The ending is the last emotional high that an audience feels right before the story ends. Thus it’s important that your ending not only peaks the audience’s emotions, but also makes sense in relation to the rest of your story.
Pick a great movie and the ending is almost always memorable. In “Star Wars,” it’s the Death Star blowing up. In “Casablanca,” it’s Rick walking off with his new comrade saying “This could be the beginning of a beautiful relationship.” In “It’s a Wonderful Life,” it’s Jimmy Stewart hugging his family as friends pour in with the money he needs.
All of these endings are both emotionally satisfying and thematically satisfying to their particular story. What if we switch endings? Instead of Luke blowing up the Death Star, let’s say the Death Star simply misfires and jams, then Luke flies back to the rebel base and everyone hugs each other. Would that be satisfying?
What if Jimmy Stewart in “It’s a Wonderful Life” has to face the bank auditors alone with no money and suddenly Jimmy Stewart pulls out a gun and blows the bank auditors away. Would that be satisfying? It’s not the scene itself that makes the ending satisfying, but its link to the rest of your story.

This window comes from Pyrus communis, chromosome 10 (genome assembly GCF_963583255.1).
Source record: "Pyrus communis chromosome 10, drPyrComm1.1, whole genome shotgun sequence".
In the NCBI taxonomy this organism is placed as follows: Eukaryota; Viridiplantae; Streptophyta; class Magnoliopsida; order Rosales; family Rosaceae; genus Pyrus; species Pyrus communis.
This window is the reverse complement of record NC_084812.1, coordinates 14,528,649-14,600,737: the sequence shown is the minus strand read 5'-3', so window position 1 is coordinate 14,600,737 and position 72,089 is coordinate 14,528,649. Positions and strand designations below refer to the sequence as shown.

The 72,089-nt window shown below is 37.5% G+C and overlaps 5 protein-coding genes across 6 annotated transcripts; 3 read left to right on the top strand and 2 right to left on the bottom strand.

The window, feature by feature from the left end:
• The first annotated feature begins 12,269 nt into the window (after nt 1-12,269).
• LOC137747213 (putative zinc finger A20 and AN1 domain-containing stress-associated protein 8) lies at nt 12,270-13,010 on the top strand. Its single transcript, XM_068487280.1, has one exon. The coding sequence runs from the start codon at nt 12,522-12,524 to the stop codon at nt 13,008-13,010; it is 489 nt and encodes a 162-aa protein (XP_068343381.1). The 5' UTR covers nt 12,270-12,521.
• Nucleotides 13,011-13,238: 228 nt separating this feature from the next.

Every good story has a theme and your whole story sets out to “prove” this theme In “Jurassic Park,” the theme is that man shouldn’t mess around with nature. All throughout the story we can see the consequences as things fall apart. Yet the ending is slightly unsatisfying because the T-Rex arrives and saves the day by eating the Velociraptors.
Huh? While visually it’s cool to see dinosaurs fighting, it smells of a “deus ex machina” ending where something out of the blue saves the heroes. In this case it’s a giant T-Rex that appears out of the blue despite being huge and noisy, thus weakening the ending.
In “Raiders of the Lost Ark,” Indiana Jones fights the Nazis every step of the way, yet in the end defeats the Nazis when Indiana Jones simply closes his eyes. Once again we get a cool visual scene of spirits floating around, killing Nazis, but the movie set up the whole Indiana Jones vs. the Nazis idea, and he doesn’t do it.
In “Inglorious Basterds,” the Jew Hunter massacres the Jewish girl’s family in the beginning of the story, so we expect to see those two clash at the end, but we don’t.
These endings of movies weren’t awful, just not as unified thematically as they could have been. A good ending cements your story in the mind of your audience. A bad ending disappoints, while a murky ending like in “Jurassic Park” or “Inglorious Basterds” can leave some people happy while others dissatisfied for some unknown reason, and that reason is that the ending wasn’t unified with the theme of the rest of the story.
You can have a less than stellar ending, but why do that when you can just shoot for a great ending that supports your main idea or theme?